Here is a page with a lot of individuals you can follow for information – click here

Jim Rasor WSIL
https://www.facebook.com/jimrasorWSIL

Nick Hausen WSIL
https://www.facebook.com/NickHausenWSIL

KFVS Weather Updates
https://www.facebook.com/pages/KFVS-Weather-Alerts/115396855151075

Grant Date KFVS Weather
https://www.facebook.com/grantdadekltv

Laura Wibbenmeyer KFVS
https://www.facebook.com/pages/Laura-Wibbenmeyer-KFVS/218679261517716

Paducah, KY NWS
https://www.facebook.com/US.NationalWeatherService.Paducah.gov
Follow them on Twitter, as well
https://twitter.com/NWSPaducah

If you live east of Kentucky Lake then try Chris Allen on Twitter
https://twitter.com/ChrisAllenSkywx

Jason Darnall Weather
https://www.facebook.com/pages/Jason-Darnall-Weather/229266320576270

Evansville area – Maurice Shamell
https://www.facebook.com/MoeWx

Jacob Wilkins
https://www.facebook.com/jacob.wilkins.395?fref=ts

Jennifer Rukavina
https://www.facebook.com/JenniferRukavinaWPSD

WPSD Weather Page
https://www.facebook.com/WPSDWeather

Lew Jetton can be heard on the radio, as well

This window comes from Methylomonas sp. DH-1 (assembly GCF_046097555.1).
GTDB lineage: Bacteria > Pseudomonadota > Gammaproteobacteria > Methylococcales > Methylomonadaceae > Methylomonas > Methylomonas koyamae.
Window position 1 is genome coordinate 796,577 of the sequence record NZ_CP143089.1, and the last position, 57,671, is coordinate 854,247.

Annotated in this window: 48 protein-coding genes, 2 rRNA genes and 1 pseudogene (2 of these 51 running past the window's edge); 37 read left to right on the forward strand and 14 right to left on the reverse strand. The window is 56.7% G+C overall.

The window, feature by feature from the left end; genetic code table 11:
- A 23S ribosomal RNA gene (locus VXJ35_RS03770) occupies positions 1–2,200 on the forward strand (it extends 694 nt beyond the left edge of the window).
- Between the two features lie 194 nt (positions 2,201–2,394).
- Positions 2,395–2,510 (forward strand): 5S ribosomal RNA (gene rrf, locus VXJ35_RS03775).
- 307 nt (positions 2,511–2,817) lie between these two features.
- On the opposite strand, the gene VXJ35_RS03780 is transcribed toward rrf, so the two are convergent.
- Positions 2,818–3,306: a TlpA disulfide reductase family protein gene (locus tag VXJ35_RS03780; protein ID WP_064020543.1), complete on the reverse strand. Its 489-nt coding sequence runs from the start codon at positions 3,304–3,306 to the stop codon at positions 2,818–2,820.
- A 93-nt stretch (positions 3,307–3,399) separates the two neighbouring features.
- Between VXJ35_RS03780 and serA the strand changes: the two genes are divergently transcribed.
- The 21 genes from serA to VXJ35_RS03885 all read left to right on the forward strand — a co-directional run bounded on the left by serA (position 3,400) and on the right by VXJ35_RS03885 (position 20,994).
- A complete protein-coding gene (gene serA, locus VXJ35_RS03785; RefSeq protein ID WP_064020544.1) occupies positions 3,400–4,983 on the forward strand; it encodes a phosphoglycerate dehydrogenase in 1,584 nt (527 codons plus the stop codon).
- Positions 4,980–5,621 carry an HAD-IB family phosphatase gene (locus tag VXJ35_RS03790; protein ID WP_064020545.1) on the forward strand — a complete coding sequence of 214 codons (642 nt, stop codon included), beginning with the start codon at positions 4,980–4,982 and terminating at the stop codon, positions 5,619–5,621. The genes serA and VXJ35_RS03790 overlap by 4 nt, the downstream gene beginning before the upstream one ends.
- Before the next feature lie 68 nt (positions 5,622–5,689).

Most of the time he is live on NewsTalk 94.3, 95.5FM  (Mayfield) and 570 and 1320 on AM. He also occasionally does inserts on WKYQ FM 93.3, WLLE FM 102.1 and WQQR FM 94.7.

Dr Greg Forbes The Weather Channel

 

Consider a radar APP for your cell phone (these are the 2 that I use) – there is a minimal cost for the radar APP’s below
http://radarscope.tv/

I also use
http://www.pykl3radar.com/

Some additional app’s that I recommend
Here are some App’s that I recommend to help keep your family safe during storms.  I recommend everyone have 3+ sources for their warning information.  Do not count on Facebook for your severe weather information.  Facebook is great for a general “heads up” about incoming weather.  But, I would not rely on it for your actual warnings.